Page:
Superdry accelerates organic cotton strategy

The Superdry badge on a jacket

Superdry has announced it will accelerate its organic cotton targets by five years, which will see all of its pure cotton garments produced entirely from organic cotton by 2025.

The target meaning 65% of all garments that contain any amount of cotton will be derived from organic cotton sources.

It is part of an ambitious strategy that will see Superdry support its organic cotton requirements by helping 20,000 farmers adopt the latest sustainable organic cotton farming practices.

At the current rate of roll out, this initiative is due to reach the target of 20,000 farmers, mostly based in India and Turkey, by 2025, which is also five years ahead of the original target the company set out in 2019.

Today, more than a fifth of Superdry’s garments contain organic cotton, with one third of all garments containing organic, recycled, and low impact fibres including Tencel, Hemp, Yak or Linen.

All of Superdry’s padded outerwear jackets from its new Autumn/Winter 2020 range used recycled fill. This collection also saw the launch of a line of vegan trainers, which has been registered by the Vegan Society.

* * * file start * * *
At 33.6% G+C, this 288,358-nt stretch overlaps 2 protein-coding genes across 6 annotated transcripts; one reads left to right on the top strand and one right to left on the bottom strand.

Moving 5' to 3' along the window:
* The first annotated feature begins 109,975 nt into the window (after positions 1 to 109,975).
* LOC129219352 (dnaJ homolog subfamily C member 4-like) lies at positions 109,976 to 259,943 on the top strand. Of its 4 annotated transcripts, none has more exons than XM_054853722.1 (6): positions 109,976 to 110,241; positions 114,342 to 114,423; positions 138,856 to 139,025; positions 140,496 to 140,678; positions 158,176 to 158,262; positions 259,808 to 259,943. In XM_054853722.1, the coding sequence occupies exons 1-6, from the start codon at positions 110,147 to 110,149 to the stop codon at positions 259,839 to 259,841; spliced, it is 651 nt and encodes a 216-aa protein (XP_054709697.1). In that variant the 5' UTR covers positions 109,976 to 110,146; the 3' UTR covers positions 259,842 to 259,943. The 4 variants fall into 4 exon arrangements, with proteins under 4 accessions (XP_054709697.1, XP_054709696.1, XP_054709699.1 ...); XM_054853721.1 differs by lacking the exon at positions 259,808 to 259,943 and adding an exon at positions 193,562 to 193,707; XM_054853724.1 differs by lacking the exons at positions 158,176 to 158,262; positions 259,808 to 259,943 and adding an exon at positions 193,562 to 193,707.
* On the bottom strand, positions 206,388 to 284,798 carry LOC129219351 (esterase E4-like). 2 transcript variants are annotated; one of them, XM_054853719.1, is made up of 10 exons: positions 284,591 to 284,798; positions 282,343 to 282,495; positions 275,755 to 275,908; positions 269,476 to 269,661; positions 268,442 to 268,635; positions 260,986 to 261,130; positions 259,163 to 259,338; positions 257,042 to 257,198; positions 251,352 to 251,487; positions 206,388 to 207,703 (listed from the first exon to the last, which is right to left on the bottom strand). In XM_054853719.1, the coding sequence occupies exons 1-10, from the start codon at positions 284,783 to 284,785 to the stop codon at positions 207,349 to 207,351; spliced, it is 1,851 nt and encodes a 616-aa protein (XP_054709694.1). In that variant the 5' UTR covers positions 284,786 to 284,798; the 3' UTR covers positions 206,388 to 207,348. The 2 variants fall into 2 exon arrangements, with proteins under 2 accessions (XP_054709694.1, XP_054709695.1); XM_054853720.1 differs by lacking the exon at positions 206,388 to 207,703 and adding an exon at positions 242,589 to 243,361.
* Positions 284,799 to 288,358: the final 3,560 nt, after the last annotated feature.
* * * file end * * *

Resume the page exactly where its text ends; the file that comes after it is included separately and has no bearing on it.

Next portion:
Superdry co-founder Julian Dunkerton
Superdry co-founder Julian Dunkerton.

Julian Dunkerton, Founder and Chief Executive Officer, said: “I am delighted by the progress we are making with organic cotton and that we have been able to bring our ambitious targets forward by five years to 2025.

We are embedding sustainability in every part of the business, which I believe is important to our customers and is critical to lowering our impact on the planet. While we continue to challenge ourselves and the industry, this is an exciting milestone for Superdry on its journey to become one of the leading global sustainable fashion brands.”

Dunkerton has recently been nominated for the Soil Association’s Organic Ambassador Award as part of the Best of Organic Market Awards, recognising those individuals who have driven forward the organic cause in the past year.

The company has aligned itself to the United Nations-backed Sustainable Development Goals and will use Zero Waste packaging by 2025.